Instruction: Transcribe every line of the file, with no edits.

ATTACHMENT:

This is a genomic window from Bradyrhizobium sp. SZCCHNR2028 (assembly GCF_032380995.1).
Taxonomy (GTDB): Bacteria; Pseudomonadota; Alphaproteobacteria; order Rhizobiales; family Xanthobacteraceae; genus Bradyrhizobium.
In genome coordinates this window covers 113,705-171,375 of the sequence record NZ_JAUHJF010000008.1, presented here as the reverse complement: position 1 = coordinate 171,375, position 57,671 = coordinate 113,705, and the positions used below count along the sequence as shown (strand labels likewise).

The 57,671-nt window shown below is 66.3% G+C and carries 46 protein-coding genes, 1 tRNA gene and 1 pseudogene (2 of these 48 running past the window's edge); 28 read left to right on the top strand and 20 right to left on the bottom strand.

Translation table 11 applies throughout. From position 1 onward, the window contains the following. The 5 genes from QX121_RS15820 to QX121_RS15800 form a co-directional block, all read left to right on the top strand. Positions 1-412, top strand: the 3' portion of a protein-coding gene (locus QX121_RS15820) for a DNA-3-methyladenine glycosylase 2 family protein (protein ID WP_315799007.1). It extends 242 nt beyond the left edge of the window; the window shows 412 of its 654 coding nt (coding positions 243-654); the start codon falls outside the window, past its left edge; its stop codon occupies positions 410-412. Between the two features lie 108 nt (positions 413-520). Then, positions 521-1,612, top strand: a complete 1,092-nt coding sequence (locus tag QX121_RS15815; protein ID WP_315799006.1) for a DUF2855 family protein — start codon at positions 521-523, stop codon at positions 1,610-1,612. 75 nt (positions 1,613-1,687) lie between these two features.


This is a genomic window from Bradyrhizobium sp. SZCCHNR2028 (assembly GCF_032380995.1).
Taxonomy (GTDB): Bacteria; Pseudomonadota; Alphaproteobacteria; order Rhizobiales; family Xanthobacteraceae; genus Bradyrhizobium.
In genome coordinates this window covers 113,705-171,375 of the sequence record NZ_JAUHJF010000008.1, presented here as the reverse complement: position 1 = coordinate 171,375, position 57,671 = coordinate 113,705, and the positions used below count along the sequence as shown (strand labels likewise).

The 57,671-nt window shown below is 66.3% G+C and carries 46 protein-coding genes, 1 tRNA gene and 1 pseudogene (2 of these 48 running past the window's edge); 28 read left to right on the top strand and 20 right to left on the bottom strand.

Translation table 11 applies throughout. From position 1 onward, the window contains the following. The 5 genes from QX121_RS15820 to QX121_RS15800 form a co-directional block, all read left to right on the top strand. Positions 1-412, top strand: the 3' portion of a protein-coding gene (locus QX121_RS15820) for a DNA-3-methyladenine glycosylase 2 family protein (protein ID WP_315799007.1). It extends 242 nt beyond the left edge of the window; the window shows 412 of its 654 coding nt (coding positions 243-654); the start codon falls outside the window, past its left edge; its stop codon occupies positions 410-412. Between the two features lie 108 nt (positions 413-520). Then, positions 521-1,612, top strand: a complete 1,092-nt coding sequence (locus tag QX121_RS15815; protein ID WP_315799006.1) for a DUF2855 family protein — start codon at positions 521-523, stop codon at positions 1,610-1,612. 75 nt (positions 1,613-1,687) lie between these two features.